This writing has nothing to do with the Independent National Electoral Commission’s (INEC) allegation that people were pulling off the displayed list of registered voters from the walls because they resent their ages being displayed publicly. No. It’s not about that. It is not also about the much-orchestrated paradigm or generational shift that some of our politicians have canvassed these days. These people who do this canvassing believe that in the determination of who runs our national patrimony, behold old things must pass away and all things must become new. They are not altogether convinced that young people are leaders of tomorrow, rather hinging their gospel of paradigm or generational shift on the conviction that youths are today’s veritable leaders. It is my guess that this was what informed the decision of a certain military leader to ban what was referred to as the ‘old brigade’ from the political arena. He began to cultivate a ‘new breed’ of politicians whom he hoped would bring the full weight of their youthful ideas and antecedents to bear on our political culture and disposition. But there was a serious flaw in that arrangement, noble and novel as it was. First, it is not a normal thing in a democracy to ban people from a method of governance said to be for, of and by the people. Second, nearly all of the ‘new breed’ were cross-bred and cross pollinated from the loins of the man in power or that they were scions of the banned ‘old brigade’.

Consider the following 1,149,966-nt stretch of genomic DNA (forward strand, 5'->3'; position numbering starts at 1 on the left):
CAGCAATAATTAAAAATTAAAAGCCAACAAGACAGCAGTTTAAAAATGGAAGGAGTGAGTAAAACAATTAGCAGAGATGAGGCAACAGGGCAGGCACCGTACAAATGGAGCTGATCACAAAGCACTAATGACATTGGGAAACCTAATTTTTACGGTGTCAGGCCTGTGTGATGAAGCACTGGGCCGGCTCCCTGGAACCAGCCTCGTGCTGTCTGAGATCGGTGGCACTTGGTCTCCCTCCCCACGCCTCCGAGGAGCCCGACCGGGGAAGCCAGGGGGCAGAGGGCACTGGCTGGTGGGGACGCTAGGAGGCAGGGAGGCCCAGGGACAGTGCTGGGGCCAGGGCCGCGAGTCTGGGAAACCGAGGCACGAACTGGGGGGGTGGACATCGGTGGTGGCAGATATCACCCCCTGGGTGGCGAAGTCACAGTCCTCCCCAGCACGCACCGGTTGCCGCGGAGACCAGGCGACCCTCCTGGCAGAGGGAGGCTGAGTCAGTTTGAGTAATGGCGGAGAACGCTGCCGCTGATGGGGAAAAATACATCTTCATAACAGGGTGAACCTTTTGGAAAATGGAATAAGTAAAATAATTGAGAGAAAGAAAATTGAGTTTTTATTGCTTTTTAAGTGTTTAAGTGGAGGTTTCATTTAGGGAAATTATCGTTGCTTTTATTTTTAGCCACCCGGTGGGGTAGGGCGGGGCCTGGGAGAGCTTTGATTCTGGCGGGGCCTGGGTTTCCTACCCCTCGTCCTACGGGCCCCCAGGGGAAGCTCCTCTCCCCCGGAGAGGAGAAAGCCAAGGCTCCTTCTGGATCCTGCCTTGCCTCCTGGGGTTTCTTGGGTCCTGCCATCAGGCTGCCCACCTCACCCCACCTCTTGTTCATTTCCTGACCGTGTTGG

We are not here to discuss any of that even though our first paragraph dwelt on that a little bit. What is of interest to us however is something I suspect you already must have noticed. But if you’ve not noticed it, you would find out as you think about it that about 85% of those seeking political office mostly as governors were people who claim their ages fall within the era of Nigeria’s political independence. Well, I wouldn’t know if these ages are political ages, official ages or natural ages. Whatever be the age that a lot of the governorship aspirants particularly in Lagos quoted, they all fall within the forty or forty something range. And this got me thinking: if indeed they are really in that age bracket as they claim they are, then it means that they were born sometime around pre or post Nigeria’s Independence in 1960. I hope you realize what this means in terms of the kind of parentage and the kind of opportunities that these politicians were exposed to as children.